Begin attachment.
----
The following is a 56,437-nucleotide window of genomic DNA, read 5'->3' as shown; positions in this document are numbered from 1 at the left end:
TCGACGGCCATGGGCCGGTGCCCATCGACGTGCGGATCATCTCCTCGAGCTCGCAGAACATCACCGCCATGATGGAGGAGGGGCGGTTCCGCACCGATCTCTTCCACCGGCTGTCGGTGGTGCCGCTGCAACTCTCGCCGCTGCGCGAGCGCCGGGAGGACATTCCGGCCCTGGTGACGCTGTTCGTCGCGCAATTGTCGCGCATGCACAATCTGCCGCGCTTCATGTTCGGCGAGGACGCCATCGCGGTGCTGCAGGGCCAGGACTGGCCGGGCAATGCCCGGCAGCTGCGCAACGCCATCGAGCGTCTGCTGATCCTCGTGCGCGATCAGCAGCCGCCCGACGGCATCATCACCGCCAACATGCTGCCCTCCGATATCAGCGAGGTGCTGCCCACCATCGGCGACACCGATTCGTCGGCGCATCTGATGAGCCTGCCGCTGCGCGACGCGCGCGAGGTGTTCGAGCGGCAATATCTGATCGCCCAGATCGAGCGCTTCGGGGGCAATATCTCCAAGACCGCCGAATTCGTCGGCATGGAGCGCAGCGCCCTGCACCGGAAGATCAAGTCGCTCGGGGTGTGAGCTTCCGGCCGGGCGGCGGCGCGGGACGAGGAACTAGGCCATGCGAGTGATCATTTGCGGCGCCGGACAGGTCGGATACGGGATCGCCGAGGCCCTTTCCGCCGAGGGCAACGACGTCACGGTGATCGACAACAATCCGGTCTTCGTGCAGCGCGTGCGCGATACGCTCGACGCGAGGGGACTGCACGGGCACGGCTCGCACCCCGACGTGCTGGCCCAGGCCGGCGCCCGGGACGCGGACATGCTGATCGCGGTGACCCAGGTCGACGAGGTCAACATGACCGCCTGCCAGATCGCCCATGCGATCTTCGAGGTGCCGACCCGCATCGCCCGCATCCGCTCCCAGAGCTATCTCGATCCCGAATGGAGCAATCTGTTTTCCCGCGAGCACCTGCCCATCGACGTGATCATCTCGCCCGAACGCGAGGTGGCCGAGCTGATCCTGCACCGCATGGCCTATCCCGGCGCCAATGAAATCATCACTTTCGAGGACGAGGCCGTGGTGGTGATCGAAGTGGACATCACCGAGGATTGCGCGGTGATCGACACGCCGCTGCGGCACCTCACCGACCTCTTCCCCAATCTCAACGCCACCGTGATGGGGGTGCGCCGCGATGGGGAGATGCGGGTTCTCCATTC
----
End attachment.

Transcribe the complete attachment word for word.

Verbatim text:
The following is a 56,437-nucleotide window of genomic DNA, read 5'->3' as shown; positions in this document are numbered from 1 at the left end:
TCGACGGCCATGGGCCGGTGCCCATCGACGTGCGGATCATCTCCTCGAGCTCGCAGAACATCACCGCCATGATGGAGGAGGGGCGGTTCCGCACCGATCTCTTCCACCGGCTGTCGGTGGTGCCGCTGCAACTCTCGCCGCTGCGCGAGCGCCGGGAGGACATTCCGGCCCTGGTGACGCTGTTCGTCGCGCAATTGTCGCGCATGCACAATCTGCCGCGCTTCATGTTCGGCGAGGACGCCATCGCGGTGCTGCAGGGCCAGGACTGGCCGGGCAATGCCCGGCAGCTGCGCAACGCCATCGAGCGTCTGCTGATCCTCGTGCGCGATCAGCAGCCGCCCGACGGCATCATCACCGCCAACATGCTGCCCTCCGATATCAGCGAGGTGCTGCCCACCATCGGCGACACCGATTCGTCGGCGCATCTGATGAGCCTGCCGCTGCGCGACGCGCGCGAGGTGTTCGAGCGGCAATATCTGATCGCCCAGATCGAGCGCTTCGGGGGCAATATCTCCAAGACCGCCGAATTCGTCGGCATGGAGCGCAGCGCCCTGCACCGGAAGATCAAGTCGCTCGGGGTGTGAGCTTCCGGCCGGGCGGCGGCGCGGGACGAGGAACTAGGCCATGCGAGTGATCATTTGCGGCGCCGGACAGGTCGGATACGGGATCGCCGAGGCCCTTTCCGCCGAGGGCAACGACGTCACGGTGATCGACAACAATCCGGTCTTCGTGCAGCGCGTGCGCGATACGCTCGACGCGAGGGGACTGCACGGGCACGGCTCGCACCCCGACGTGCTGGCCCAGGCCGGCGCCCGGGACGCGGACATGCTGATCGCGGTGACCCAGGTCGACGAGGTCAACATGACCGCCTGCCAGATCGCCCATGCGATCTTCGAGGTGCCGACCCGCATCGCCCGCATCCGCTCCCAGAGCTATCTCGATCCCGAATGGAGCAATCTGTTTTCCCGCGAGCACCTGCCCATCGACGTGATCATCTCGCCCGAACGCGAGGTGGCCGAGCTGATCCTGCACCGCATGGCCTATCCCGGCGCCAATGAAATCATCACTTTCGAGGACGAGGCCGTGGTGGTGATCGAAGTGGACATCACCGAGGATTGCGCGGTGATCGACACGCCGCTGCGGCACCTCACCGACCTCTTCCCCAATCTCAACGCCACCGTGATGGGGGTGCGCCGCGATGGGGAGATGCGGGTTCTCCATTC